My father was dispatched to a dispute between two males in a project area. When he arrived, one man armed with a knife chased another into a house. The subject had already stabbed the victim at least once. My father followed them in and in a dimly lit bedroom, no more than a few feet apart, three men’s lives crossed and were changed forever. After ignoring commands to drop the knife, the subject was standing over the victim who had fallen on a bed, the knife was reared back, over his head ready to plunge into the victim again when my father fired. The subject was shot twice, once in the neck and once in the torso and he died. My father never spoke of this shooting, not when I was a child, not when I applied to be a police officer, not even when I graduated the police academy, never, ever. Then again, under the reigning school of thought he wasn’t supposed to. My father, like many of his generation, they were expected to take their three days off and report back to work thereafter. They weren’t touchy, feely men, they were hardcore crime fighters, expected to do society’s dirty work and feel nothing. Like many of these shootings, this shooting was up close and personal, only a few feet apart with time to look into the face of the life you’re taking. The subject in my father’s shooting was a bad guy, he was intent on killing his victim and this was a “good shooting,” but is there ever really a good shooting?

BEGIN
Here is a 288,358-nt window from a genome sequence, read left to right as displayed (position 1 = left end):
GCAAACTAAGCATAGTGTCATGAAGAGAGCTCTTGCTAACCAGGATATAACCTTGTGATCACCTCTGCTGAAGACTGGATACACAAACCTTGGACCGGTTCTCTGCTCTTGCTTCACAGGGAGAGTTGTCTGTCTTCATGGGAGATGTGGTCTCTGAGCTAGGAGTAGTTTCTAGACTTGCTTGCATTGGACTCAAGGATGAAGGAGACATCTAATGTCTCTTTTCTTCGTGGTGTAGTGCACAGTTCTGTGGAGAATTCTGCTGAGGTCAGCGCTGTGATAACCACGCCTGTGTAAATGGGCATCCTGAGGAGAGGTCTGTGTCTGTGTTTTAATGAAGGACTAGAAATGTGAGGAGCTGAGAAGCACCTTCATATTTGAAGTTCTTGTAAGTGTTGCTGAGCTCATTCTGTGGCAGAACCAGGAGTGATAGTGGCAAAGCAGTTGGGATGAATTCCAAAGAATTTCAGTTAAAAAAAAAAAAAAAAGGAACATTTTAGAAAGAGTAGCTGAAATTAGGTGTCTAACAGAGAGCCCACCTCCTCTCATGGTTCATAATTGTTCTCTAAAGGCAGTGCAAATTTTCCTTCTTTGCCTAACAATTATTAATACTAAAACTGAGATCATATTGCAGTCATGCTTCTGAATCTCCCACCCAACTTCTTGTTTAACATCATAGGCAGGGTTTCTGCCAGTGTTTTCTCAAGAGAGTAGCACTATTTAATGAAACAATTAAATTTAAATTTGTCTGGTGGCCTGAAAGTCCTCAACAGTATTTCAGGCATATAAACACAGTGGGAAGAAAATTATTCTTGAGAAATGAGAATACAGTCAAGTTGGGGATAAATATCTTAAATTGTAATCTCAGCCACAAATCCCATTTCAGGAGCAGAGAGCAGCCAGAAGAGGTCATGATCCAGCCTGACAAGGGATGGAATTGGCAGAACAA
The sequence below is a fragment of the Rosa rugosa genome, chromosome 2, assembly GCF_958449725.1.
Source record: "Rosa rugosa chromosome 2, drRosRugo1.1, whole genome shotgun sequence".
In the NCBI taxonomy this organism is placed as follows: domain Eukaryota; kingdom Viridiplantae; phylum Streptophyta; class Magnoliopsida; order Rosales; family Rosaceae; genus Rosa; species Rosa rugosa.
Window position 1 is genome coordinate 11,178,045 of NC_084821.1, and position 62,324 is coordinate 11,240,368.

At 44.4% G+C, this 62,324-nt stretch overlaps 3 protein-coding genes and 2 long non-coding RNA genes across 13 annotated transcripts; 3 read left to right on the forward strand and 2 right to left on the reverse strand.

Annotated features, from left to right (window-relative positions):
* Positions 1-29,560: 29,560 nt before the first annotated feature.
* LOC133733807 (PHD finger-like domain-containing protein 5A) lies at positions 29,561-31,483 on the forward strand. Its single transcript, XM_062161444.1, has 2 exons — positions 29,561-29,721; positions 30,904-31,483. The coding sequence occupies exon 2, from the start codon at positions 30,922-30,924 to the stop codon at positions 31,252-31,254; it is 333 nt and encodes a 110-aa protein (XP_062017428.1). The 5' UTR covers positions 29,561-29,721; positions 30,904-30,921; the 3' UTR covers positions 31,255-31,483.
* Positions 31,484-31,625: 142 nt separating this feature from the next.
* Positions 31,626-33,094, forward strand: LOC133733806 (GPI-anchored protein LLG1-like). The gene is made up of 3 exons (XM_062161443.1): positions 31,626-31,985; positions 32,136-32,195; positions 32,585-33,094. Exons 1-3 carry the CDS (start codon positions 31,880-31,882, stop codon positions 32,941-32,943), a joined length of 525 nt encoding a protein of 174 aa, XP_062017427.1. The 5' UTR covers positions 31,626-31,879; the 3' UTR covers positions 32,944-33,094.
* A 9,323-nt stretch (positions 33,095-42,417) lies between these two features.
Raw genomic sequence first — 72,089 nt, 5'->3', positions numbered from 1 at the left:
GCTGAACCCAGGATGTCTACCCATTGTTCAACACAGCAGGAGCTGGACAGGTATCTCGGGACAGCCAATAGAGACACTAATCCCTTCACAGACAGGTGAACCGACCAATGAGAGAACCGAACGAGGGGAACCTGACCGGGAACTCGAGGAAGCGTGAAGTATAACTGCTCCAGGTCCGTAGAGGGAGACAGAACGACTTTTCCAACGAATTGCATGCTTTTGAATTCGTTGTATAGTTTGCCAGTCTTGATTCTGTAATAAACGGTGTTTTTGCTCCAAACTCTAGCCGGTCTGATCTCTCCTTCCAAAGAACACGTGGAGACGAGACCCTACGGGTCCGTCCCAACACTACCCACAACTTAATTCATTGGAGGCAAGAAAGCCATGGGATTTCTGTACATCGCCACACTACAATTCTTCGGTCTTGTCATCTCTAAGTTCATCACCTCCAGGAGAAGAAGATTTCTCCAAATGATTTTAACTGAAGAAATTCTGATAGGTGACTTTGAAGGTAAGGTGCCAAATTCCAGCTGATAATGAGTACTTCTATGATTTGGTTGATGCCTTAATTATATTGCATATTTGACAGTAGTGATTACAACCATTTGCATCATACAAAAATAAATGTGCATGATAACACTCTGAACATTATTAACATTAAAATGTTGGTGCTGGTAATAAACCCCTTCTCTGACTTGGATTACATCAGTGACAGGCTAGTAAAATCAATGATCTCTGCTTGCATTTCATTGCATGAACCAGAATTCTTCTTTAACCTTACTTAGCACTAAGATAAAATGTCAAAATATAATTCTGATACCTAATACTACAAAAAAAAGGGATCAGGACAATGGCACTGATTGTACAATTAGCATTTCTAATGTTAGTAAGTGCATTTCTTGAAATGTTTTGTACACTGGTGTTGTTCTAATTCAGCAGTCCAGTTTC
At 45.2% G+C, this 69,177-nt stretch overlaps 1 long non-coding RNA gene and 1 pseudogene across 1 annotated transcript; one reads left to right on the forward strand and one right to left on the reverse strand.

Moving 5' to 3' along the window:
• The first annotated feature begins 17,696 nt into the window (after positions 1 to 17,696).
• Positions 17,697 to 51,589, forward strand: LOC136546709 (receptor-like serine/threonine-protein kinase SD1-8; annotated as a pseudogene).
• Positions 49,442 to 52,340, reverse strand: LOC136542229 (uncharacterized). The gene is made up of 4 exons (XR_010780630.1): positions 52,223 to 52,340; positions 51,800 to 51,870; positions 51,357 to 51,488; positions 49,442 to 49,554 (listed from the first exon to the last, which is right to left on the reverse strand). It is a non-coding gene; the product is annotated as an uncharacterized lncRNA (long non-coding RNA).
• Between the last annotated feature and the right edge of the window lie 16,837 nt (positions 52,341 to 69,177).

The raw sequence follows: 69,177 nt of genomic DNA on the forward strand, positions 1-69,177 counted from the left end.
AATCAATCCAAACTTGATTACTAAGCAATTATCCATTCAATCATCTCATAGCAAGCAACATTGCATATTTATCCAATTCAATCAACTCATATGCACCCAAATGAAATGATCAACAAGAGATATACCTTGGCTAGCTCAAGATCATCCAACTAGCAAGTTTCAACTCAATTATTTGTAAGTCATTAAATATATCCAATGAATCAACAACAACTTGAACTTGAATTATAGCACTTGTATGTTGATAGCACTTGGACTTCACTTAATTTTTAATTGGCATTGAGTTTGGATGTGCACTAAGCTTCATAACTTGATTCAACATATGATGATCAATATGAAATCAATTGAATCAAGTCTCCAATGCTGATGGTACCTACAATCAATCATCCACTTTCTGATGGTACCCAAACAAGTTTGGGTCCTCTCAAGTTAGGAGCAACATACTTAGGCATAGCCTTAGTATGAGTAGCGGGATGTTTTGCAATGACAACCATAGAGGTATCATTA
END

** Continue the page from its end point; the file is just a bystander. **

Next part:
When I was a patrolman, I was dispatched to a call reference a man lying on the side of the road. When I arrived I found an eighteen-year-old kid lying on the shoulder in a condition, technically termed in police language as “shot to shit.” This kid had so many bullet holes in him I don’t know how he was still alive. I stood over him, the only thing I could do is ask for an ETA on rescue, several times. Then he spoke, he asked me “Is it bad?” I replied, “It aint good!” He asked me to tell his mother and I kneeled down next to him, wrote down his name, address and mother’s name. I remember feeling helpless, I was relieved when rescue finally arrived so someone could do something for this kid. He died at the hospital. He wasn’t a good kid, he was a player in the drug trade and was taken out by a rival. I remember everything about him, his name, where he lived, what he was wearing, how he sounded and the look of coming death in his eyes. He was three years younger than I was, I was twenty-one.